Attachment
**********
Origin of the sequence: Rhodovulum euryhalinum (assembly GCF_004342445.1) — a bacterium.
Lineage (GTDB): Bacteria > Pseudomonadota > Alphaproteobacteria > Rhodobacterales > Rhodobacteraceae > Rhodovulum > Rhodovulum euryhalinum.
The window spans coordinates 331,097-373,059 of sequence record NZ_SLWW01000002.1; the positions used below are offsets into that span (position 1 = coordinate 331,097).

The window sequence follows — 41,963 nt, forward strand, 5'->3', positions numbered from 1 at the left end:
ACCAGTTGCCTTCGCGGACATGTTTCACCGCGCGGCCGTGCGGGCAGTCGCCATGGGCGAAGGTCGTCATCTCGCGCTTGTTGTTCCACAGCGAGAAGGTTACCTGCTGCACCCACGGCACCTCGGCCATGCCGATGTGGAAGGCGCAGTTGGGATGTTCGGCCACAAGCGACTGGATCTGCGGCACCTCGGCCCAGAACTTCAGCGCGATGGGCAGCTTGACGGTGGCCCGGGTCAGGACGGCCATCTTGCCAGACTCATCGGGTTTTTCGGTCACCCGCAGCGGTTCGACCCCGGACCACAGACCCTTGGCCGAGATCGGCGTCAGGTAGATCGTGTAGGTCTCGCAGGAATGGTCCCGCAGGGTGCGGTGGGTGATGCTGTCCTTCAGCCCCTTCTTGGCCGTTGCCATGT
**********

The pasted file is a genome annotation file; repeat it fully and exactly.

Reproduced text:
Origin of the sequence: Rhodovulum euryhalinum (assembly GCF_004342445.1) — a bacterium.
Lineage (GTDB): Bacteria > Pseudomonadota > Alphaproteobacteria > Rhodobacterales > Rhodobacteraceae > Rhodovulum > Rhodovulum euryhalinum.
The window spans coordinates 331,097-373,059 of sequence record NZ_SLWW01000002.1; the positions used below are offsets into that span (position 1 = coordinate 331,097).

The window sequence follows — 41,963 nt, forward strand, 5'->3', positions numbered from 1 at the left end:
ACCAGTTGCCTTCGCGGACATGTTTCACCGCGCGGCCGTGCGGGCAGTCGCCATGGGCGAAGGTCGTCATCTCGCGCTTGTTGTTCCACAGCGAGAAGGTTACCTGCTGCACCCACGGCACCTCGGCCATGCCGATGTGGAAGGCGCAGTTGGGATGTTCGGCCACAAGCGACTGGATCTGCGGCACCTCGGCCCAGAACTTCAGCGCGATGGGCAGCTTGACGGTGGCCCGGGTCAGGACGGCCATCTTGCCAGACTCATCGGGTTTTTCGGTCACCCGCAGCGGTTCGACCCCGGACCACAGACCCTTGGCCGAGATCGGCGTCAGGTAGATCGTGTAGGTCTCGCAGGAATGGTCCCGCAGGGTGCGGTGGGTGATGCTGTCCTTCAGCCCCTTCTTGGCCGTTGCCATGT